National identification registration will be in futility – Stranek-Africa
The Strategic Thinkers Network Africa (Stranek-Africa) fears that Ghana’s quest to create a national identification database risks being an exercise in futility.
In the group’s view, the exercise which is being carried out by the National Identification Authority (NIA) will not yield any meaningful results because Ghana is missing one of the most important aspects of the process.
In a statement copied to Myjoyonline.com, the group said “…it is the position of STRANEK-Africa that regardless of the political and financial commitment by the government of Ghana towards the establishment of an extensive, reliable, robust and all-encompassing national identification scheme through the National Identification Authority, if provisions are not made for capturing and registering at birth of all Ghanaians and resident foreigners born in Ghana as well, the ongoing National Identification Registration would be an exercise in futility and a wastage of precious but limited public resources.”
The NIA is undertaking a mass registration exercise to capture the information of Ghanaians onto a National Identity Register, following which a Ghana Card is issued.
The mandatory requirements for the registration are a birth certificate or valid Ghana passport or certificate of citizenship and Ghana Post Digital Address.
Those who did not have the mandatory documents needed a relative issued with the Ghana Card, or two community members issued with the Ghana Card or serving or retired public servants, civil servants, the clergy amongst others to vouch for them to be registered.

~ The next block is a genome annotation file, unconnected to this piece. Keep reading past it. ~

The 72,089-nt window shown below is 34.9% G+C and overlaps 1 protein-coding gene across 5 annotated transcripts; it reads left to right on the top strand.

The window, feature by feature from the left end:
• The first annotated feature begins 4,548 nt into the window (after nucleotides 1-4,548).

But STRANEK-Africa is worried about the focus of the exercise which the group says is largely on people born and living both in Ghana and abroad and foreign or legal or permanent residents in Ghana.
According to the group, little or no attempt has been made at establishing an integrated system that captures at birth and allocates permanent identity numbers to Ghanaians and resident foreign nationals born in Ghana.
“Where such an attempt has been made, it has been nothing more than rhetoric,” the statement added.
Citing the Scandinavian module where in order not to suffer any setbacks as well as double financial jeopardy, it is hospitals that report the birth to the respective Scandinavian Tax Administration/National Population Register.
“These Tax Administrations then assigns the child a National identification number and sends a request or notification to the parents (Father and Mother) to choose a name for the child. The notification shall state who the father of the child is, or state who the mother has named as the father of the child in the event that paternity has not yet been established.
“In cases where paternity has not yet been established or where the parents are not cohabiting, the notification of birth shall be sent both to the National Population Register and to the maintenance enforcement agency (makes decisions on child maintenance if the parents do not make a private agreement),” the statement explained.
In order that Ghana establishes a comprehensive and reliable National Identification Scheme (Database), the group believes it is not prudent to place the legal burden and consequences solely on the parent(s).
Stranek-Africa notes that although the Births and Deaths Registration Requirements and Procedures in Ghana requires parents to register their newly born babies not later than 12 months in the district where the birth occurred, the group recommends that “the Government of Ghana through the Ministry of Health and the National Identification Authority introduce an incentive scheme to get parents to register the birth of their children, particularly those whose childbirth occurred outside the hospital, in the absence of a registered doctor or midwife or an unregistered healthcare facility or at home, children born to young mothers (between 15–19 years), children whose mothers have no formal education, mothers who reside in rural areas and mothers in the poorest wealth quintile.”